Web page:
Dwight Howard trade rumors have dominated the sports world this summer, with NBA journalists breathlessly reporting on the All-Star center's possible move to the Brooklyn Nets, Los Angeles Lakers or some other big-name NBA team.
The endless chatter about where the Orlando Magic center is headed has made many become tired of the Dwightmare. He's alienated the Magic fanbase with his repeated trade demands, while general NBA fans just want the saga to be over.
The drama has even led some to suggest that Howard's earning potential has been hurt by his wishy-washy trade demands.
ESPN sports business reporter Darren Rovell tweeted on Wednesday, 1 thing Dwight Howard does not have to worry about: Marketing $. Guy decimated his earning potential for a couple of years.
He followed up saying, Shame about D Howard: I think he's the most natural actor in the league. Can be convincing with any ad script.
On a basic level it makes sense that Howard's demands could hurt his endorsement potential, but one endorsement expert doesn't buy into Rovell's thought process.
I think once he ends up somewhere, all of this will be cast aside because he does have the ability to get marketing, said Joe Favorito, a sports marketing expert and Columbia University instructor. He's always been a good brand ambassador.
Favorito believes that sponsors ultimately don't care about players demanding trades, as long as they continue to deliver on their agreements. Howard has likely hurt his reputation among NBA fans, but his demands shouldn't impact his co-existing relationships with sponsors.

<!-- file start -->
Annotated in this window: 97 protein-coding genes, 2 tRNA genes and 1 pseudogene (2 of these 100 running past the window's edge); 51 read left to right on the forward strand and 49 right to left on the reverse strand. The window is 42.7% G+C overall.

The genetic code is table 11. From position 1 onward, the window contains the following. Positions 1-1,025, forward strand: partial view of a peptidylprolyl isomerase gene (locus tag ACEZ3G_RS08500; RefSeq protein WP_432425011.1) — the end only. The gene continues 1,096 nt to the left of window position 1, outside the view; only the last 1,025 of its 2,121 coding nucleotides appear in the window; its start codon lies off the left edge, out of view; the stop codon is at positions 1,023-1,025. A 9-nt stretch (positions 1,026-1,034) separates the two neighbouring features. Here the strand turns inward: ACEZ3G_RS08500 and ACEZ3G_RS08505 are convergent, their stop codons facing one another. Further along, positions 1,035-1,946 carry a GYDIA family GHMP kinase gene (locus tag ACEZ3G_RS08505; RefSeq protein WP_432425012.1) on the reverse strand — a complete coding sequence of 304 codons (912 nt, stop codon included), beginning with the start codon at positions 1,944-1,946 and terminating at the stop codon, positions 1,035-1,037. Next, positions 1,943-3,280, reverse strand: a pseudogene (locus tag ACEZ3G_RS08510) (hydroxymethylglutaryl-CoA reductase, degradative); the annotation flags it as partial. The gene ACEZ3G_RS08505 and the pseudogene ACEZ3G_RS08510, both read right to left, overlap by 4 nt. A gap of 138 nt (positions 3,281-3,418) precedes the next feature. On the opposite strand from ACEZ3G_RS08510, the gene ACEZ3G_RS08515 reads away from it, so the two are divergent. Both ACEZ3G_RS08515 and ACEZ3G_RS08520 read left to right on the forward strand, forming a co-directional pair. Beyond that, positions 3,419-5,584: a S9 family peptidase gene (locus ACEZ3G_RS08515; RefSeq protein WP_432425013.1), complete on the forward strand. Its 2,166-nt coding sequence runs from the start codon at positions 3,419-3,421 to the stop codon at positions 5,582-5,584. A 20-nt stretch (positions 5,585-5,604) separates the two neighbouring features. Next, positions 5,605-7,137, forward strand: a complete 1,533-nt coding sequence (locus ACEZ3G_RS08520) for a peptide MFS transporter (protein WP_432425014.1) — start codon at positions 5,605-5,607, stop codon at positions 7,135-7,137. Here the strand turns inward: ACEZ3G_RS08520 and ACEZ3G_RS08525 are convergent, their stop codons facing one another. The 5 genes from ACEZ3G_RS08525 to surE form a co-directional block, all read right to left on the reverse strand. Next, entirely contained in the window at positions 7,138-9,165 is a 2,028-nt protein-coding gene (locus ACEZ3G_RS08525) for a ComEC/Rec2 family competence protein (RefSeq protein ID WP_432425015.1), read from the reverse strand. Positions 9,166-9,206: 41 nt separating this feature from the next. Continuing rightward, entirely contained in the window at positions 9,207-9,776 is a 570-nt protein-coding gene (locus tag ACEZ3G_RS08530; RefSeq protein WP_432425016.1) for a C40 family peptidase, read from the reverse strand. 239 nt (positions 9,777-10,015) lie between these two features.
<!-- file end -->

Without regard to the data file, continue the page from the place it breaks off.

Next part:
Howard made approximately $12 million in endorsements last season from the likes of Adidas, McDonald's and Vitamin Water, according to Sports Illustrated. Those endorsement numbers paired with more than $16 million in salary from the Magic put him No. 10 on Sports Illustrated's 50 highest-earning American athletes list.
The six-time All-Star built up a massive endorsement portfolio while playing in the relatively small market of Orlando. A common belief is that Howard could make more money in a big market such as New York or Los Angeles.
A CBS Sports story in March detailed that Howard's interest in moving to the Brooklyn Nets could be based on more available endorsement possibilities. Favorito believes that a city like New York has it all, but that a trade to the Nets wouldn't guarantee Howard more endorsements.
Partnering with the right brands and right programs is the most important thing, he said. If (Howard) comes to New York, you get all of these other things if you win. When you combine that with a new arena, I think that it helps but it's not the be-all, end-all.
Deron Williams, who signed a five-year, $98.5 million contract with the Nets on Wednesday, has benefited from the additional opportunities of the New York region, despite little success on the court. The All-Star point guard landed national deals with Audi, Red Bull and Metro PCS, according to his agent, Jeff Schwartz.
Being in a larger market, there's always more opportunities, and coupled with the fact that the Nets are moving to Brooklyn, there's going to be a lot of corporate interest in both the team and its star players, Schwartz told CBS Sports.
Others like Carmelo Anthony, who demanded a trade from the Denver Nuggets to the New York Knicks in 2011, haven't seen major gains in endorsement money in moving from a small market to a big one.
The case of Anthony shows that a move to New York doesn't guarantee more sponsor money, but also that forcing your way off a team, as Howard is trying to do, doesn't directly lead to a loss of endorsements.
A report on Wednesday suggested that the Magic were taking Howard off the trade market for the foreseeable future, leading the Nets to re-sign center Brook Lopez and take themselves out of the running until at least Jan. 15. That won't stop the constant rumors about Howard's future whereabouts, but Favorito stresses that no matter where he goes or why he went there it won't hurt him because we are a very forgiving society.